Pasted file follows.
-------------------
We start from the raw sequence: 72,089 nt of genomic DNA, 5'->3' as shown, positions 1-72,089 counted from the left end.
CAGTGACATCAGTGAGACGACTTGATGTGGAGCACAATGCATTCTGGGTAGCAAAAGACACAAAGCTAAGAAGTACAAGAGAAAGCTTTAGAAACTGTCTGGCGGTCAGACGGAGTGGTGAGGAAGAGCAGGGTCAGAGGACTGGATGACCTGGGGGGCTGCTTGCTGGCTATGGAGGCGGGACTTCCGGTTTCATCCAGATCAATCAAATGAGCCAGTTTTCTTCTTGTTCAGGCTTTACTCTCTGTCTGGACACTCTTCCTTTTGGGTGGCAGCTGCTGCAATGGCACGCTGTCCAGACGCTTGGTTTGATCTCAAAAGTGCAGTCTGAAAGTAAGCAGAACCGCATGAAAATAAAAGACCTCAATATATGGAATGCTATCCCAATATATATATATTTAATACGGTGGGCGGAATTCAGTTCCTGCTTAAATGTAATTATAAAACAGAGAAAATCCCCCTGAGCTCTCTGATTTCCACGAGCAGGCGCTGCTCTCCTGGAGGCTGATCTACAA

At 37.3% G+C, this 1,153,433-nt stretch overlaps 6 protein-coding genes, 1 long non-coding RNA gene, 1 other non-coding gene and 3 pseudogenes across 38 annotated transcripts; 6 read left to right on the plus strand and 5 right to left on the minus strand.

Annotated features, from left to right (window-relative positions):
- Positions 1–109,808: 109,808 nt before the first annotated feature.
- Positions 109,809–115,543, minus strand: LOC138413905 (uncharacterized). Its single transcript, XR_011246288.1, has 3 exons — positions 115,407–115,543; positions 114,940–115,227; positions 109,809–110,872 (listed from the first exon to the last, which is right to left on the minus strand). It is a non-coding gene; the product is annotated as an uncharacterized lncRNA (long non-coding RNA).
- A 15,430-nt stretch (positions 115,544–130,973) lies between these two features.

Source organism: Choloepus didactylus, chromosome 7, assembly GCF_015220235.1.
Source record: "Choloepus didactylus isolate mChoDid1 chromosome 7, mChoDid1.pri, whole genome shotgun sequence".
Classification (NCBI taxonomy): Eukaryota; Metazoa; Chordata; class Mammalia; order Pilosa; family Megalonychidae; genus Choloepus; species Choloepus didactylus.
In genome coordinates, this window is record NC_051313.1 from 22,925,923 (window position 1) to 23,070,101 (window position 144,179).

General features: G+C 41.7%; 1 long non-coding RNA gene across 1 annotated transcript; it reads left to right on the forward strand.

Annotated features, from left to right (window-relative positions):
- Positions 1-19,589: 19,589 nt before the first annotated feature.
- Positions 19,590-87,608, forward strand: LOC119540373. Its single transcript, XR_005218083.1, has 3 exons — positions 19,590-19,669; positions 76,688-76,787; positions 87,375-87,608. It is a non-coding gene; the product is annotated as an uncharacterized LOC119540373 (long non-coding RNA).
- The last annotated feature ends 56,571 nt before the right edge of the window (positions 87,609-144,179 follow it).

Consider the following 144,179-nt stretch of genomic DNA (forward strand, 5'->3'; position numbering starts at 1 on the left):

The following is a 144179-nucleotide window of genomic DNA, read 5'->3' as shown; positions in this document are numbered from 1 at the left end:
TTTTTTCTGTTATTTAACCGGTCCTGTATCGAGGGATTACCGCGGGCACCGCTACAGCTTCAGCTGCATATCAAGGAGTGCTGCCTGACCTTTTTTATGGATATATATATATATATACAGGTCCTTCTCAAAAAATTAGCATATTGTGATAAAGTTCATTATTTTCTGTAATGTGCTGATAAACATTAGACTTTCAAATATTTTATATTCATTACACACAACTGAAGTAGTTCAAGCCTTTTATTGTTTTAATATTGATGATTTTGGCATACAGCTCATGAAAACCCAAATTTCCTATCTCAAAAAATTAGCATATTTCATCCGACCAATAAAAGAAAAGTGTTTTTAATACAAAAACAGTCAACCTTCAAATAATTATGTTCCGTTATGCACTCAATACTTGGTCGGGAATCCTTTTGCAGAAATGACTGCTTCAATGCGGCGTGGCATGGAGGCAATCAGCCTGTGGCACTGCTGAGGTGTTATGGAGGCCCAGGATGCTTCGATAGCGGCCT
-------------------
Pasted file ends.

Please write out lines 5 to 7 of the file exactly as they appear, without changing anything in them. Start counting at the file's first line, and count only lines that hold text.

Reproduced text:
- Positions 1–109,808: 109,808 nt before the first annotated feature.
- Positions 109,809–115,543, minus strand: LOC138413905 (uncharacterized). Its single transcript, XR_011246288.1, has 3 exons — positions 115,407–115,543; positions 114,940–115,227; positions 109,809–110,872 (listed from the first exon to the last, which is right to left on the minus strand). It is a non-coding gene; the product is annotated as an uncharacterized lncRNA (long non-coding RNA).
- A 15,430-nt stretch (positions 115,544–130,973) lies between these two features.